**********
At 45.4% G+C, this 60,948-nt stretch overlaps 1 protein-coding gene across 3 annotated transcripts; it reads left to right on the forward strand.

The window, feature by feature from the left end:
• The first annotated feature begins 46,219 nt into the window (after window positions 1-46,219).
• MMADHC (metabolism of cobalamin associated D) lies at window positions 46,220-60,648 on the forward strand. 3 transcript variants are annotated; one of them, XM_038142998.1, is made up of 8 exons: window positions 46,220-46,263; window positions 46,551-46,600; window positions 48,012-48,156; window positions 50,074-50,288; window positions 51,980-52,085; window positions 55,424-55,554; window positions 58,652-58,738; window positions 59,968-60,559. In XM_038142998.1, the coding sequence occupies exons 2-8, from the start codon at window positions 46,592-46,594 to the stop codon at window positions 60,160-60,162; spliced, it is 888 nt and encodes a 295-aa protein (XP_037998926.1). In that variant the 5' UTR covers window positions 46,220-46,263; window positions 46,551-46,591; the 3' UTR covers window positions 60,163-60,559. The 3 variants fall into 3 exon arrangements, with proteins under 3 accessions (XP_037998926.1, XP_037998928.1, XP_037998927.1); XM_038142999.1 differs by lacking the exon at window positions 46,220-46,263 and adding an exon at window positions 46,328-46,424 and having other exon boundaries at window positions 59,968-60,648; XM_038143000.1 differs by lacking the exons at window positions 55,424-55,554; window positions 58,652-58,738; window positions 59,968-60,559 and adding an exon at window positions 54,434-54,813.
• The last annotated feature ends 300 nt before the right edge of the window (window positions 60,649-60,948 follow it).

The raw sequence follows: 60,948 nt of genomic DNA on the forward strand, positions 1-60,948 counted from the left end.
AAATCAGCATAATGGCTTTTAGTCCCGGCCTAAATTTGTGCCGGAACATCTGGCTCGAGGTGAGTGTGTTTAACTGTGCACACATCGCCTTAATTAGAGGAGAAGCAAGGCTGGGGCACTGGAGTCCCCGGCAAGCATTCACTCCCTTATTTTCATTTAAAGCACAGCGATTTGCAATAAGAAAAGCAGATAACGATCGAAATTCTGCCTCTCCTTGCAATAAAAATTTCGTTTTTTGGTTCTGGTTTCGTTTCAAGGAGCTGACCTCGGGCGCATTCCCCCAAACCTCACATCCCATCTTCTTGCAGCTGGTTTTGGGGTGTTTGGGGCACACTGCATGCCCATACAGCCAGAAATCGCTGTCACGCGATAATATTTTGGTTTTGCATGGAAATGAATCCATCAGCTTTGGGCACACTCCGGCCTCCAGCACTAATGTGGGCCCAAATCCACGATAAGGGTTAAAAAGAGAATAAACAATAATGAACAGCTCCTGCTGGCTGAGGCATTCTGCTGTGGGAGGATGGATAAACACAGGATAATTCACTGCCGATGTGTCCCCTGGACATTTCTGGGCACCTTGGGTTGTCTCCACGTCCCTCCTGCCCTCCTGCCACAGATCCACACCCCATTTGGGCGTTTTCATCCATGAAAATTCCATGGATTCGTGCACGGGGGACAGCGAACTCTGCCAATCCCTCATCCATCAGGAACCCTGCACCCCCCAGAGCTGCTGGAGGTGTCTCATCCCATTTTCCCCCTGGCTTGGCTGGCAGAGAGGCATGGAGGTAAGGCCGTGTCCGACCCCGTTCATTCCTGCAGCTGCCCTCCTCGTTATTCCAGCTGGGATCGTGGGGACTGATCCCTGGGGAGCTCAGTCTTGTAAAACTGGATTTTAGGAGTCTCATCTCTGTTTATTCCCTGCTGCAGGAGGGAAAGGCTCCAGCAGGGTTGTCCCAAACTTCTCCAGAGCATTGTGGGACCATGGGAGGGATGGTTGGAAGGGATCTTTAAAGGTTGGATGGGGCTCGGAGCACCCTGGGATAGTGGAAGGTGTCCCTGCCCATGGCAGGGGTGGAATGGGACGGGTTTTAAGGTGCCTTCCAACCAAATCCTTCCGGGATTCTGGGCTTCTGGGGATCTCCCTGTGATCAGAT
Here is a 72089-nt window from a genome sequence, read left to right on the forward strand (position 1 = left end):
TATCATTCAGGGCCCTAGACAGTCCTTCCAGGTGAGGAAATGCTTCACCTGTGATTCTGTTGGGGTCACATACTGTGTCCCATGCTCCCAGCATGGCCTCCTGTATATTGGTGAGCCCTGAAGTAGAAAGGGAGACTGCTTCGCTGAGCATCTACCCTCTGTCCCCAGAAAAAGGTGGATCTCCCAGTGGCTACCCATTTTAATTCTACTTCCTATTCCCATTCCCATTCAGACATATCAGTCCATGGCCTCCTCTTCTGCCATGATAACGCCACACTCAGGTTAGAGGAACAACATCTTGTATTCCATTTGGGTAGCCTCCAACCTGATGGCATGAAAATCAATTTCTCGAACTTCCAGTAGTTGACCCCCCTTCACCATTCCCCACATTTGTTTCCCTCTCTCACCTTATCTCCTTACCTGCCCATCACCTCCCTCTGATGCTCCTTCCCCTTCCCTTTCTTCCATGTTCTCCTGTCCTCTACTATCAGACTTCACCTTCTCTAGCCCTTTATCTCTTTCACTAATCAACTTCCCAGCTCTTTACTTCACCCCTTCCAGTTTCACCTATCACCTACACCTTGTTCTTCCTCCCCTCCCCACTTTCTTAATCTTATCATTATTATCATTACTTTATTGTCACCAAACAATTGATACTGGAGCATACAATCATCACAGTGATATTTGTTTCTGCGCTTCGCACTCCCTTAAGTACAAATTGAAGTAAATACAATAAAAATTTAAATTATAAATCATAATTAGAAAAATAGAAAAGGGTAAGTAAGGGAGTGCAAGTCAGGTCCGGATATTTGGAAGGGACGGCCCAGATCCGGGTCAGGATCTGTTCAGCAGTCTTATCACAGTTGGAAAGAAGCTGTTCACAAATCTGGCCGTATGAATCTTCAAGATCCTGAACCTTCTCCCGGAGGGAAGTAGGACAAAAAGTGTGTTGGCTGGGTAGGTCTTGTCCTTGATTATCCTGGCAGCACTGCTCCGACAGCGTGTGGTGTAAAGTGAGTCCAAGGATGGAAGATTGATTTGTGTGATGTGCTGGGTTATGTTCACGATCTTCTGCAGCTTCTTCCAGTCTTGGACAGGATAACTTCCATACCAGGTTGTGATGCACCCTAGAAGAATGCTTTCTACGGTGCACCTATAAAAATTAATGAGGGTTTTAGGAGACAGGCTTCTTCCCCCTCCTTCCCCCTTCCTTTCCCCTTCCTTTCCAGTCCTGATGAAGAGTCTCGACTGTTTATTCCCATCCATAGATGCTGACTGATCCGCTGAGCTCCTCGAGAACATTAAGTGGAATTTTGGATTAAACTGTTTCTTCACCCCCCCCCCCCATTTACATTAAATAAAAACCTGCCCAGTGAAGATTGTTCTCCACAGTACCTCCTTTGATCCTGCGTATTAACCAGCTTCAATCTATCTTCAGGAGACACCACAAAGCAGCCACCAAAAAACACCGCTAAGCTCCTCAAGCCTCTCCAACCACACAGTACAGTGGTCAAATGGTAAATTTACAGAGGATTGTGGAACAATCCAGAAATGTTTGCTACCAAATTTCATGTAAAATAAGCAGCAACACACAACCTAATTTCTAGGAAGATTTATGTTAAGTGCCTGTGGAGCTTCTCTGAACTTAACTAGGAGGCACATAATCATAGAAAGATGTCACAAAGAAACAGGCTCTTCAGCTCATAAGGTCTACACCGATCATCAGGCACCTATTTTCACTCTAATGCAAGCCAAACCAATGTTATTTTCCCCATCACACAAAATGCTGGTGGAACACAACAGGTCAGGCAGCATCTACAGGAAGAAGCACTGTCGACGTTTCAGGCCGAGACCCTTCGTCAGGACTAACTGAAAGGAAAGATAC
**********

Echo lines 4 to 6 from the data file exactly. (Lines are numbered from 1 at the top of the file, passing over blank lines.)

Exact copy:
• MMADHC (metabolism of cobalamin associated D) lies at window positions 46,220-60,648 on the forward strand. 3 transcript variants are annotated; one of them, XM_038142998.1, is made up of 8 exons: window positions 46,220-46,263; window positions 46,551-46,600; window positions 48,012-48,156; window positions 50,074-50,288; window positions 51,980-52,085; window positions 55,424-55,554; window positions 58,652-58,738; window positions 59,968-60,559. In XM_038142998.1, the coding sequence occupies exons 2-8, from the start codon at window positions 46,592-46,594 to the stop codon at window positions 60,160-60,162; spliced, it is 888 nt and encodes a 295-aa protein (XP_037998926.1). In that variant the 5' UTR covers window positions 46,220-46,263; window positions 46,551-46,591; the 3' UTR covers window positions 60,163-60,559. The 3 variants fall into 3 exon arrangements, with proteins under 3 accessions (XP_037998926.1, XP_037998928.1, XP_037998927.1); XM_038142999.1 differs by lacking the exon at window positions 46,220-46,263 and adding an exon at window positions 46,328-46,424 and having other exon boundaries at window positions 59,968-60,648; XM_038143000.1 differs by lacking the exons at window positions 55,424-55,554; window positions 58,652-58,738; window positions 59,968-60,559 and adding an exon at window positions 54,434-54,813.
• The last annotated feature ends 300 nt before the right edge of the window (window positions 60,649-60,948 follow it).

The raw sequence follows: 60,948 nt of genomic DNA on the forward strand, positions 1-60,948 counted from the left end.